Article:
Monday, June 20, 2016

Let's Bust a Recap : Great Expectations

Hello there! I've checked another book off my 2016 reading list, and now it's time to talk about it. After I bought a plane ticket to Japan, obviously one of my first thoughts was, "What books should I take?" Because priorities, people. Nevermind that I'm flying off to a foreign country that I've never visited before and I get to see (and meet!) my favorite people in the world and spend two whole weeks with them--WHAT BOOKS WILL I BE TAKING, for the love?! I quickly decided that taking Great Expectations was out of the question because my copy looks like this:
It's humongous, heavy, hardback, and a heckofa lot to tote around the world and back. So it immediately became my goal to finish it before I left because I really didn't want to start a new novel before I finished this one, but as I already mentioned, I sure wasn't going to take this beast with me. I still had quite a bit left to go, but once I made up my mind to finish it, it really wasn't difficult to do and I finished it last Tuesday with 3 days to spare since my goal was to finish it by last Friday. It's a great book, and I was really into it. But enough with all my goal-setting and accomplishing: let's get down to the actual recap because I leave for Japan TOMORROW, and I probably should start packing.

Charles Dickens wrote and published Great Expectations as a serial appearing in his weekly periodical from December 1860 to August 1861. It was his 13th novel and the 2nd of his novels to be fully narrated in the first person. Dickens began publishing short sketches in London magazines in 1834, and by the time he published his first full novel (Oliver Twist) in 1838, Dickens was already a bestselling writer. 

Great Expectations is set in Kent and London in the early to mid-19th century and depicts the life of an orphaned boy named Pip from his early childhood to his mid-20s written from his own perspective. It reads almost like it's his personal memoir, and in my opinion, it's extremely entertaining. In Great Expectations, we meet such memorable characters as Joe Gargery (the humble blacksmith and truest friend to Pip), Miss Havisham (the wealthy, witch-like spinster of Satis House who is still an icon in today's pop culture), Abel Magwitch a.k.a Provis (the scary escaped convict Pip meets in a graveyard in the very first scene of the book and who shows back up much later in a twist I did not see coming), and Herbert Pocket (Pip's loyal friend and companion) among many, many others. I mean, when you have a cast of characters including people named Jaggers, Wemmick, Pumblechook, and Wopsle, why wouldn't you want to read this book, amiright?

In this novel, we begin by learning that Pip is living with his sister and her husband (Mr. and Mrs. Joe Gargery) and will become Joe's apprentice in the blacksmith trade. Before beginning his apprenticeship, Pip spends some time at Satis House with Miss Havisham and her adopted daughter Estella who are pivotal characters throughout the novel. Four years into his apprenticeship with Joe, Pip is approached by an intimidating lawyer (Mr. Jaggers) with the information that he has great expectations from an anonymous benefactor and, should he choose to accept this offer, he would be off to London immediately to become an educated gentleman under the guardianship of Mr. Jaggers until this mysterious benefactor reveals him or herself to Pip. Pip accepts and off we go on his adventure with him.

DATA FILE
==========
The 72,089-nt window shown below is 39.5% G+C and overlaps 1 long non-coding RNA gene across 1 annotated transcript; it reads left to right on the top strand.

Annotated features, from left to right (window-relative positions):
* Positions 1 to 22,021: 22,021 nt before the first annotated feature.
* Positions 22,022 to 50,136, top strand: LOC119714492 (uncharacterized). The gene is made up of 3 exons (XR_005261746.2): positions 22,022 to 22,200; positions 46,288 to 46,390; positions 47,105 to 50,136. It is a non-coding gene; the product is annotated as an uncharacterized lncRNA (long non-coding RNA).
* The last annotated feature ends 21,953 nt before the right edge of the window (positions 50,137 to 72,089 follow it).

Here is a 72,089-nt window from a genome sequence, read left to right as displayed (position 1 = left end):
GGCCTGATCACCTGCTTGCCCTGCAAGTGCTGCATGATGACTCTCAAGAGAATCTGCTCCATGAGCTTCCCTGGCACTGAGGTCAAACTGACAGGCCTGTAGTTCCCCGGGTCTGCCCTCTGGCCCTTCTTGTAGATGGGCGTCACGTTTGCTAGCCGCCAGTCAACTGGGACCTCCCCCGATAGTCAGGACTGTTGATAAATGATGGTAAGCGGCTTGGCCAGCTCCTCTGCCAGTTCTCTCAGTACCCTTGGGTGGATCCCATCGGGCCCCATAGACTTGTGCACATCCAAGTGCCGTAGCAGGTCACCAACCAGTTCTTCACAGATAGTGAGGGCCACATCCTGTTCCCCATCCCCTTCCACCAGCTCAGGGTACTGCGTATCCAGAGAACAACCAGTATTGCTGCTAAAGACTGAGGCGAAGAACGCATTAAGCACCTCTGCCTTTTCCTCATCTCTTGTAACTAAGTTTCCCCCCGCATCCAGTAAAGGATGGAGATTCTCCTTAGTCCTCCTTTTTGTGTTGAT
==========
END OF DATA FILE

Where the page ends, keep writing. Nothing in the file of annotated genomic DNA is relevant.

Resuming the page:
I have to say, I thoroughly enjoyed this novel. It's got mystery, intrigue, romance, adventure, suspense, and death all wrapped up into one delicious package, not to mention poignant quotes which will be occupying our Wednesdays here on the blog for a solid month (as you already got a taste of last week). Dickens masterfully weaves this tale together with very few wasted words. It was long to be sure (59 chapters!), but it was not cumbersome in the least, and it really turned out to be a quick read once I got into it. I would certainly recommend it, and after reading this one, I'm looking forward to reading more of Dickens' work. (Confession: Great Expectations is the first Charles Dickens novel I've ever read all the way through.)

All in all, I'd give it a 4.5 out of 5 stars. It's only lacking that last 1/2 star because I could take breaks from it whereas when I was reading The Last of the Mohicans (another long novel I read this year), I could not put it down.

What about you? Have you read Great Expectations or anything else by Charles Dickens? Who was your favorite character? (I am #TeamJoeGargery all the way.) Which Dickens novel would you recommend for my book list next year? (Your choices are listed above in the picture of my Dickens collection.) What books should I take to Japan with me? Comment quick because I LEAVE TOMORROW!


  1. Don't leaveeeeee meeeeeeee! :( But if you must leave, be safe and have fun.
    I love your book summaries...they're informative without actually giving anything away, and it makes me want to try to read Great Expectations again. Also, my vote is Oliver Twist!

    1. Come with meeeee! :)
      I'm glad you enjoy them, and I try very hard to give enough information without giving anything away so thank you for your affirmation.
      How far did you get in Great Expectations when you tried to read it?
      Oliver Twist: doing it.

  2. I just finished this book and I have to agree. Joe is by far the best character in this tale and I would be ashamed to name anyone else as my favorite.

    Also I really want to talk to you about this whole story so...FaceTime? Are you even awake yet?

    1. I am! Answer!

      Also I just realized I don't have to scroll all the way down to this post. You have a little key to the left of your posts that will take me straight to any post I want. I wish I had known that earlier....

    2. You just keep learning new things every day.